Wednesday, 18th May 2022
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Former aide to Ogun governor pleads guilty to wire fraud in US

Abidemi Rufai, a former senior special assistant to the Ogun State governor Dapo Abiodun, has pleaded guilty to wire fraud in the United States. Rufai acknowledged in the US District Court in Tacoma that he used stolen identities to receive more than $350,000 in pandemic-related unemployment benefits from Washington state. He also admitted to obtaining…
Abidemi Rufai

Abidemi Rufai

Abidemi Rufai, a former senior special assistant to the Ogun State governor Dapo Abiodun, has pleaded guilty to wire fraud in the United States.

Rufai acknowledged in the US District Court in Tacoma that he used stolen identities to receive more than $350,000 in pandemic-related unemployment benefits from Washington state.

He also admitted to obtaining identifying information for more than 20,000 Americans since 2017, submitted $2 million in claims for disaster relief and other federal benefits, and received more than $600,000, prosecutors said.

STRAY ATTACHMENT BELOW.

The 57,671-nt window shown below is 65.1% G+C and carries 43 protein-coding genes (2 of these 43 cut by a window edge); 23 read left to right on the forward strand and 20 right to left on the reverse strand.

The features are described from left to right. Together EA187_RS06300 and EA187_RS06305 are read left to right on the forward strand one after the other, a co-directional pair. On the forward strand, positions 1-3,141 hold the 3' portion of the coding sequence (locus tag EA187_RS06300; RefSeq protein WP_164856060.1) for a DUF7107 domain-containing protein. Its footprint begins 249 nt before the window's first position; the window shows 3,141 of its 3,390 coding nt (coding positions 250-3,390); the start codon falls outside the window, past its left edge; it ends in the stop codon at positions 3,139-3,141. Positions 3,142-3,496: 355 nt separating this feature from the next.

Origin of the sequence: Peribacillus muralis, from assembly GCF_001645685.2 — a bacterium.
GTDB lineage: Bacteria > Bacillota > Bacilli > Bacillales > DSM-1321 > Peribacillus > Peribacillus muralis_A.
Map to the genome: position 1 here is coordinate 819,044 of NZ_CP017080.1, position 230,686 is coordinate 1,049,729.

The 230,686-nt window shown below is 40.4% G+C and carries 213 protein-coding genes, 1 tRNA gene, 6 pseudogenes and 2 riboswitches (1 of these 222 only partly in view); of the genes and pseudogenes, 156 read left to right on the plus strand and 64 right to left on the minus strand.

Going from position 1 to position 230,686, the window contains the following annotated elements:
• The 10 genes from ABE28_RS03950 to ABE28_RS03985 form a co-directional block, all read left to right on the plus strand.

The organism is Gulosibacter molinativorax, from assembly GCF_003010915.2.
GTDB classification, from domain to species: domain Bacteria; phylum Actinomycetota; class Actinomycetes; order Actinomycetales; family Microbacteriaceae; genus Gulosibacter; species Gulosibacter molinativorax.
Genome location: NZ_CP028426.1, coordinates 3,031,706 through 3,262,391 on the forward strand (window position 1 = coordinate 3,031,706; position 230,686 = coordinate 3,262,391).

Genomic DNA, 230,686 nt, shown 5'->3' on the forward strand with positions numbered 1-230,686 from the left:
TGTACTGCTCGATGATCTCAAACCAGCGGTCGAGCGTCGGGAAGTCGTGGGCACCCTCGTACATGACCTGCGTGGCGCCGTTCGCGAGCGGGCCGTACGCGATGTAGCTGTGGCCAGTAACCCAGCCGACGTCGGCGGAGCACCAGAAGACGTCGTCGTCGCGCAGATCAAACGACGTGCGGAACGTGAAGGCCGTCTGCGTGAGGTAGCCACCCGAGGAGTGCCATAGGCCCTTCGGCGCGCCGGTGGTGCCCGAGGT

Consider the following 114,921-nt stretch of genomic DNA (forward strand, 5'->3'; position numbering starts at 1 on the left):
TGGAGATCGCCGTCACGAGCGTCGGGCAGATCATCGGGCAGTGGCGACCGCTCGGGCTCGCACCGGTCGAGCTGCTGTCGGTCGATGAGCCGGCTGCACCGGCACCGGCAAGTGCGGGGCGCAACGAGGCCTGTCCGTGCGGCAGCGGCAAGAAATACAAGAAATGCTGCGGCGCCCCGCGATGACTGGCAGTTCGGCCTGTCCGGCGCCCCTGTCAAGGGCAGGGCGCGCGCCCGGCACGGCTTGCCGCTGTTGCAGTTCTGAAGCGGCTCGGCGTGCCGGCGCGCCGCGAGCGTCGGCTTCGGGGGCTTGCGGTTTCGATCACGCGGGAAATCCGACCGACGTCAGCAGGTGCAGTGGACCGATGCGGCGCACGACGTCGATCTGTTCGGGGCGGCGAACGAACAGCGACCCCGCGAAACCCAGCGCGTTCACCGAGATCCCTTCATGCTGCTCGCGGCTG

Rufai was arrested at New York’s JFK Airport on his way to Nigeria in May 2021.

Acting U.S. Attorney Tessa M. Gorman accused Rufai of using an alias, Sandy Tang, to steal over $350,000 in unemployment benefits from the Washington State Employment Security Department.

“Since the first fraud reports to our office in April 2020, we have worked diligently with a federal law enforcement team to track down the criminals who stole funds designated for pandemic relief,” said Gorman. “This is the first, but will not be the last, significant arrest in our ongoing investigation of ESD fraud.”

The case against him revealed how Washington’s Employment Security Department had succumbed to widespread fraud — paying out some $650 million in bogus claims before recovering about $380 million — as it tried to distribute benefits designed to help people financially weather the pandemic.

Rufai employed a feature of Gmail, Google’s free email service, that let him use a single email account, altered by the addition of periods to the address, to file multiple unemployment claims in Washington and elsewhere using stolen Social Security numbers and other personal data.

Rufai faces up to 32 years in prison for wire fraud related to a presidentially declared disaster and aggravated identity theft. Prosecutors agreed to recommend less than six years, Seattle US Attorney Nick Brown said in a news release.

He also agreed to pay restitution to the agencies he defrauded, though his ability to do that remained unclear.